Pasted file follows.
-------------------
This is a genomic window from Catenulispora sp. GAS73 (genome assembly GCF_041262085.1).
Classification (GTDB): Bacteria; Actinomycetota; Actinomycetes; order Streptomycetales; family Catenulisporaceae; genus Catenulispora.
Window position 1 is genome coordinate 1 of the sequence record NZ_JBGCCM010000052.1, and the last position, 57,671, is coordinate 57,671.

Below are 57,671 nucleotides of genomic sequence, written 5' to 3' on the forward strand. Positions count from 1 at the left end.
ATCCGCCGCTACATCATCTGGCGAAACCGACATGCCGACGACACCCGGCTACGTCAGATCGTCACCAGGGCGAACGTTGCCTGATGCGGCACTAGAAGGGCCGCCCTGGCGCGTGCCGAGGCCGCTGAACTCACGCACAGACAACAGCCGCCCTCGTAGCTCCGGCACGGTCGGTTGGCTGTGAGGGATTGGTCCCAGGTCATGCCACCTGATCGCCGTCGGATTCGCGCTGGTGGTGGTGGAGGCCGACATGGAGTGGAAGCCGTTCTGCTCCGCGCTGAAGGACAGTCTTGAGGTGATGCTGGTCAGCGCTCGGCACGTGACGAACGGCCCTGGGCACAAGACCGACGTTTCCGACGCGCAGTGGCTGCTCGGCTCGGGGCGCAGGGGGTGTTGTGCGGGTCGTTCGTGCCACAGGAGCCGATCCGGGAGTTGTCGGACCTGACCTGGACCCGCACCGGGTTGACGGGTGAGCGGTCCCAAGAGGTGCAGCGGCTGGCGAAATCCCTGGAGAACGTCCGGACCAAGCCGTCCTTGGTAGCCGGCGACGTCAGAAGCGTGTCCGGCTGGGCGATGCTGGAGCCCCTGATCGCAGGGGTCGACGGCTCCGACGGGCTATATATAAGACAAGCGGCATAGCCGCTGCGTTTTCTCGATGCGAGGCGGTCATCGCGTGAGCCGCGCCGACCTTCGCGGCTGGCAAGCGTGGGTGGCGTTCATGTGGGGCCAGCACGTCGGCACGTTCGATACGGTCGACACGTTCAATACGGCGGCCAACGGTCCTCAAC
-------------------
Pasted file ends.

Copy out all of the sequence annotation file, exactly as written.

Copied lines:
This is a genomic window from Catenulispora sp. GAS73 (genome assembly GCF_041262085.1).
Classification (GTDB): Bacteria; Actinomycetota; Actinomycetes; order Streptomycetales; family Catenulisporaceae; genus Catenulispora.
Window position 1 is genome coordinate 1 of the sequence record NZ_JBGCCM010000052.1, and the last position, 57,671, is coordinate 57,671.

Below are 57,671 nucleotides of genomic sequence, written 5' to 3' on the forward strand. Positions count from 1 at the left end.
ATCCGCCGCTACATCATCTGGCGAAACCGACATGCCGACGACACCCGGCTACGTCAGATCGTCACCAGGGCGAACGTTGCCTGATGCGGCACTAGAAGGGCCGCCCTGGCGCGTGCCGAGGCCGCTGAACTCACGCACAGACAACAGCCGCCCTCGTAGCTCCGGCACGGTCGGTTGGCTGTGAGGGATTGGTCCCAGGTCATGCCACCTGATCGCCGTCGGATTCGCGCTGGTGGTGGTGGAGGCCGACATGGAGTGGAAGCCGTTCTGCTCCGCGCTGAAGGACAGTCTTGAGGTGATGCTGGTCAGCGCTCGGCACGTGACGAACGGCCCTGGGCACAAGACCGACGTTTCCGACGCGCAGTGGCTGCTCGGCTCGGGGCGCAGGGGGTGTTGTGCGGGTCGTTCGTGCCACAGGAGCCGATCCGGGAGTTGTCGGACCTGACCTGGACCCGCACCGGGTTGACGGGTGAGCGGTCCCAAGAGGTGCAGCGGCTGGCGAAATCCCTGGAGAACGTCCGGACCAAGCCGTCCTTGGTAGCCGGCGACGTCAGAAGCGTGTCCGGCTGGGCGATGCTGGAGCCCCTGATCGCAGGGGTCGACGGCTCCGACGGGCTATATATAAGACAAGCGGCATAGCCGCTGCGTTTTCTCGATGCGAGGCGGTCATCGCGTGAGCCGCGCCGACCTTCGCGGCTGGCAAGCGTGGGTGGCGTTCATGTGGGGCCAGCACGTCGGCACGTTCGATACGGTCGACACGTTCAATACGGCGGCCAACGGTCCTCAAC